Thursday, June 28, 2018

Nicholas in The Netherlands, 2018 Review

After our time in Atlanta for Nicholas' high school graduation (last post), we flew back to Amsterdam, bringing Nicholas back with us as our graduation gift to him.

You may remember that he was here for 2 weeks back in 2015, when he turned 15.  How 3 years can make such a difference is beyond me, but at his age, that's 1/6th of his life.  HA!

So, for those of you who have watched him grow up, here you go:

Our first full day after arriving was Monday Market day.
Astrid began this stay by making a Dutchman out of him, eating herring the Dutch way.
More Dutch you cannot get.  [Even I have not done that!]

To be honest, this time we didn't try to cram everything in, going all over tarnation.
But we DID do something almost every day, even it it was just a citadel walk.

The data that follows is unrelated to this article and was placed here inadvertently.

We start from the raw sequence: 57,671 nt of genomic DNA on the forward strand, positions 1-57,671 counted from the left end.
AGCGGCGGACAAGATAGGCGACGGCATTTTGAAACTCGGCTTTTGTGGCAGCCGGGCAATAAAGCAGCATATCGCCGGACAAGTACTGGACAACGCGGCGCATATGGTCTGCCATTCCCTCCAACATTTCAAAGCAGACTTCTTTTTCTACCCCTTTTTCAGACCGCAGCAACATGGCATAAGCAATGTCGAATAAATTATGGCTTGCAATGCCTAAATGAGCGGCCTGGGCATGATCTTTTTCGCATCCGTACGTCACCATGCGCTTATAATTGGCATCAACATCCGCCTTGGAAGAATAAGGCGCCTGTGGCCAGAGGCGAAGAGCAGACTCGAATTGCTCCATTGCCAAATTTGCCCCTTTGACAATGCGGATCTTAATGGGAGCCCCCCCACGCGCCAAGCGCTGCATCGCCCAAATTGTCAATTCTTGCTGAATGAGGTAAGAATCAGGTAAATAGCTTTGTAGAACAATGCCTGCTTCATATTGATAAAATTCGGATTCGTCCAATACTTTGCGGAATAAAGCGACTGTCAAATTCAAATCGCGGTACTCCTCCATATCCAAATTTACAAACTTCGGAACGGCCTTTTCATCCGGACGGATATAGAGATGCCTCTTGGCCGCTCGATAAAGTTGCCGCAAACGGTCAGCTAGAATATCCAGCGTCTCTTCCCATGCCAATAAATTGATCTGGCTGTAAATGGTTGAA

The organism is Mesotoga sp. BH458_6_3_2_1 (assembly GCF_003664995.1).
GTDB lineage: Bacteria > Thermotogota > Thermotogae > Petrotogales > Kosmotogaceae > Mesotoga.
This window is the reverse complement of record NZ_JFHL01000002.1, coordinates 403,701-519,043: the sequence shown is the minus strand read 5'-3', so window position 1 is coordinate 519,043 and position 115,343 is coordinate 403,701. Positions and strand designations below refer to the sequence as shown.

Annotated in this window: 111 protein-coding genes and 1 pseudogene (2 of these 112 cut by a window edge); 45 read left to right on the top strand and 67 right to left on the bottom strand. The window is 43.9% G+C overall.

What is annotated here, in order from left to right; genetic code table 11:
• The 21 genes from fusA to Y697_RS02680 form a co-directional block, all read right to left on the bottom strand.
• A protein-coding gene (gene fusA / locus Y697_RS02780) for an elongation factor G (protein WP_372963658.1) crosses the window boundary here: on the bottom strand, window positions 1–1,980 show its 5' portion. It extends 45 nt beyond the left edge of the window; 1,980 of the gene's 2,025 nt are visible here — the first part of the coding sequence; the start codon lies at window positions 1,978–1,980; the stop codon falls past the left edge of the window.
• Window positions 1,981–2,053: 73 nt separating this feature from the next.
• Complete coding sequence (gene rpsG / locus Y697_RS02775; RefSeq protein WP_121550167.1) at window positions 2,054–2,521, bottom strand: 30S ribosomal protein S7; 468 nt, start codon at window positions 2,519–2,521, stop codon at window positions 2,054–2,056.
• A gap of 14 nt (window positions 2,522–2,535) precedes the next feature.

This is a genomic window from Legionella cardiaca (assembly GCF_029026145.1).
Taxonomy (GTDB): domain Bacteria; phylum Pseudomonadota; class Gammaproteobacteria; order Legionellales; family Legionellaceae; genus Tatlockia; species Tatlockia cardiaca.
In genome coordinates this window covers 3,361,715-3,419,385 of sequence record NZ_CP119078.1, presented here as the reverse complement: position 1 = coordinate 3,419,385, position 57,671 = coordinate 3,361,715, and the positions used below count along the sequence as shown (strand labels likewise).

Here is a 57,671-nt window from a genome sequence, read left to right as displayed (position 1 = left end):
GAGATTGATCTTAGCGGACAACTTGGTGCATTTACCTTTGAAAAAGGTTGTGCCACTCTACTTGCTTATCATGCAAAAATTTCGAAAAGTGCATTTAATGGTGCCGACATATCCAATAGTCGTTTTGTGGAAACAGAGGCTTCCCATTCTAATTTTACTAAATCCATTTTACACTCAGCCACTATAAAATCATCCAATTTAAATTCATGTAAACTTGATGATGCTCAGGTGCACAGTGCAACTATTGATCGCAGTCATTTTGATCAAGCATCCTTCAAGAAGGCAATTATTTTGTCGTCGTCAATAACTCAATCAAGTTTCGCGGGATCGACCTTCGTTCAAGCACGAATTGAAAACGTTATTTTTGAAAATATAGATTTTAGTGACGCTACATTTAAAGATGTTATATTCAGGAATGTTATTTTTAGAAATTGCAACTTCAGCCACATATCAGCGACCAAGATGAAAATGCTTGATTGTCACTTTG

One goal was to find the 27 Memory Bricks that are hidden around Gorinchem since his last trip.

 Nicholas helped us find 25 of the bricks over several days.  
[Astrid and I are still hoping to find the other two.]

On his last Saturday, Astrid and Nicholas climbed the church tower of our nearby Grote Kerk.
I stayed below to capture them once they reached the top.

There were also times of meeting up with friends and family close to home, 
where Nicholas could share in the life we live here.
He said those times were some of his favorites.

We DID go out-n-about, of course, even to Germany,
giving him another country-notch on his belt, like Belgium the last time.
We drove to Monschau, Germany, 218 km southeast of Gorinchem.

OMG!  Half-timbered houses, a castle and a river running through it all.
This was actually a birthday gift to me from Astrid!  Can you see why?!

So many wonderful memories in that idyllic tourist town.

I even collected a few weathervanes while there!

We then drove to Düren for an overnight before driving to Cologne, Germany, the next day.

We wanted Nicholas to see a HUGE European cathedral!
It doesn't get much bigger or better than the Cologne Cathedral...
and it's neighboring promenade along the Rhine river and it's bridge of love padlocks.

A shorter trip to nearby De Haar castle in Utrecht gave Nicholas another castle experience.